"Regardless of whether these events count towards non-attainment, people are living in these regions and the possibility of predicting a high-ozone season might allow for public education to minimize adverse health effects," said Arlene Fiore, an atmospheric scientist at Columbia University and a co-author of the research.
Though stratospheric intrusions have been recognized and studied for many years, the link to La Niña is a new finding that opens up the possibility of longer-term predictions of the intrusions. Predicting where and when stratospheric ozone intrusions may occur would also provide time to deploy air sensors to obtain evidence as to how much of ground-level ozone can be attributed to these naturally occurring intrusions and how much is due to human-caused emissions.
The study involved collaboration across two NOAA laboratories, NOAA's cooperative institutes at Princeton and the University of Colorado-Boulder, and scientists at partner institutions in the U.S., Canada, and Austria.
"This study brings together observations and chemistry-climate modeling to help understand the processes that contribute to springtime high-ozone events in the western U.S.," said Langford, an atmospheric scientist who measures ozone concentrations using lidars.
"You've heard about good ozone, the kind found high in the stratosphere that protects the earth from harmful ultraviolet radiation," said Langford. "And you've heard about bad ozone at ground level. This study looks at the factors that cause good ozone to go bad."
Lin, Fiore, and Langford conducted the research with Larry Horowitz of GFDL; Samuel Oltmans of the Cooperative Institute for Research in Environmental Sciences at the University of Colorado-Boulder, who works in NOAA's Earth System Research Laboratory; David Tarasick of Environment Canada; and Harald Rieder of the University of Graz in Austria.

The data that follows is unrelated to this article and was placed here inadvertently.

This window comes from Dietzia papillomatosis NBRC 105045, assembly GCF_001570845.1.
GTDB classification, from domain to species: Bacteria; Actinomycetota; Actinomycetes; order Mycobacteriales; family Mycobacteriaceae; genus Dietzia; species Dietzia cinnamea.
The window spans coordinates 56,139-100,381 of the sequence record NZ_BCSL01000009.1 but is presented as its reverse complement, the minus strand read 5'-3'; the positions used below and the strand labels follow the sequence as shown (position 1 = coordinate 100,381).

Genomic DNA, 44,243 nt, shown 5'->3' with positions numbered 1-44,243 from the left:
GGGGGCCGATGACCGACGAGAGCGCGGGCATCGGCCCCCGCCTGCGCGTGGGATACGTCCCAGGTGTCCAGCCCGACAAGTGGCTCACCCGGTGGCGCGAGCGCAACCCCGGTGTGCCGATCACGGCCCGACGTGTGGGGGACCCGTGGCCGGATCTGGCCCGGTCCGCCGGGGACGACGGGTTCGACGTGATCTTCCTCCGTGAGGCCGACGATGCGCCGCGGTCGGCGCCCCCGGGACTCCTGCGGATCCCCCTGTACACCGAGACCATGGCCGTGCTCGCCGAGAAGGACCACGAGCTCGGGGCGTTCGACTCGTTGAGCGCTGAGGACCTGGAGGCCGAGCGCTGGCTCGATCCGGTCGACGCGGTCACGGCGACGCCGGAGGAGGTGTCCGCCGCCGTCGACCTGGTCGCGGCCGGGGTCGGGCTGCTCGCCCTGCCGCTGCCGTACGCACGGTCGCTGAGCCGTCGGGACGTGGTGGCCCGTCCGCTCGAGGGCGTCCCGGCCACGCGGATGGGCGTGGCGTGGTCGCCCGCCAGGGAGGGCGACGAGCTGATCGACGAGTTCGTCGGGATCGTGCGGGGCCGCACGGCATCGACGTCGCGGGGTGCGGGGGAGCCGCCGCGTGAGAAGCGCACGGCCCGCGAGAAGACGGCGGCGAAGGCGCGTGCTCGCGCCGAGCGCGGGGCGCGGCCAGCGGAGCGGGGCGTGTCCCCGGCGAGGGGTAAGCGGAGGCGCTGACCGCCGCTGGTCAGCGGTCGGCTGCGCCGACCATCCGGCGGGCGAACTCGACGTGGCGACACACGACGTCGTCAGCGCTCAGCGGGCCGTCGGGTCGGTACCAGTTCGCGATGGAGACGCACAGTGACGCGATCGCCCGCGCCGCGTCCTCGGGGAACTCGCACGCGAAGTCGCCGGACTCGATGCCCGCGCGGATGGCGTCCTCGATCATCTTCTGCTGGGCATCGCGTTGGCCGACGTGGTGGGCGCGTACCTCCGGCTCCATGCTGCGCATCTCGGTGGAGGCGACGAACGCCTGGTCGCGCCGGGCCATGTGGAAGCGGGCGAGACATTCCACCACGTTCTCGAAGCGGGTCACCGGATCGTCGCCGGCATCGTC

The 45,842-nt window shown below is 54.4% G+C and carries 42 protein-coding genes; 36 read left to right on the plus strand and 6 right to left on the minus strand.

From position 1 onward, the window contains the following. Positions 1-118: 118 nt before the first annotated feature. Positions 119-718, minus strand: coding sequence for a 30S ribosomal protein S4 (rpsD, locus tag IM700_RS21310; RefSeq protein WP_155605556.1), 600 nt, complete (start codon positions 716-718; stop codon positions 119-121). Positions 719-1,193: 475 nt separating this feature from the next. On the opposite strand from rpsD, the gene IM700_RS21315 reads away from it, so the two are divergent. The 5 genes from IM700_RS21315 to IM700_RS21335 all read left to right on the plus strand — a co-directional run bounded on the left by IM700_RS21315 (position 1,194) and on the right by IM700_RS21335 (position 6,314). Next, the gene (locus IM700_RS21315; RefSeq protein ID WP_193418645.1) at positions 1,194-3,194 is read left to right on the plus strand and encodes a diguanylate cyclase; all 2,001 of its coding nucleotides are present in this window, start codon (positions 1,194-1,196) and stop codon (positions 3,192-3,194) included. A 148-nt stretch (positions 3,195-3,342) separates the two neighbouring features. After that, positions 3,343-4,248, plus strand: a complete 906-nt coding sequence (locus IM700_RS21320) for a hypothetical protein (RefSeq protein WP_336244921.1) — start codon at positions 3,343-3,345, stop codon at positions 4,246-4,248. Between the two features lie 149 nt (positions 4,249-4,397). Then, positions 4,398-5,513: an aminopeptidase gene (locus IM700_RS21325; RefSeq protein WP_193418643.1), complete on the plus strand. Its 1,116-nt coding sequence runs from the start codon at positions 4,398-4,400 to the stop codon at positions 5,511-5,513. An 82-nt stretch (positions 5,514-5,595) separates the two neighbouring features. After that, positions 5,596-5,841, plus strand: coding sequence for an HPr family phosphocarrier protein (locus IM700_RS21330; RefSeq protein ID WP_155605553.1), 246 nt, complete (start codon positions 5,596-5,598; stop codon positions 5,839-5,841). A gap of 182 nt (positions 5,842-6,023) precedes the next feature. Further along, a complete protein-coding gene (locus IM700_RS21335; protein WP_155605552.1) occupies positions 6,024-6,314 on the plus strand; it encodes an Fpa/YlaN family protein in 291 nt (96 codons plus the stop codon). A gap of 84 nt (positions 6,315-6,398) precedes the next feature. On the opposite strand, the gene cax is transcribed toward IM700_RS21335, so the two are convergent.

Citation: Meiyun Lin, Arlene M. Fiore, Larry W. Horowitz, Andrew O. Langford, Samuel J. Oltmans, David Tarasick, and Harald E. Rieder, Climate variability modulates western U.S. ozone air quality in spring via deep stratospheric intrusions, Nature Communications, doi:10.1038/ncomms8105, 2015.
Evidence suggests deep stratospheric intrusions can elevate western US surface ozone to unhealthy levels during spring. These intrusions can be classified as 'exceptional events', which are not counted towards non-attainment determinations. Understanding the factors driving the year-to-year variability of these intrusions is thus relevant for effective implementation of the US ozone air quality standard. Here we use observations and model simulations to link these events to modes of climate variability. We show more frequent late spring stratospheric intrusions when the polar jet meanders towards the western United States, such as occurs following strong La Niña winters (Niño3.4<−1.0 °C). While El Niño leads to enhancements of upper tropospheric ozone, we find this influence does not reach surface air. Fewer and weaker intrusion events follow in the two springs after the 1991 volcanic eruption of Mt. Pinatubo. The linkage between La Niña and western US stratospheric intrusions can be exploited to provide a few months of lead time during which preparations could be made to deploy targeted measurements aimed at identifying these exceptional events.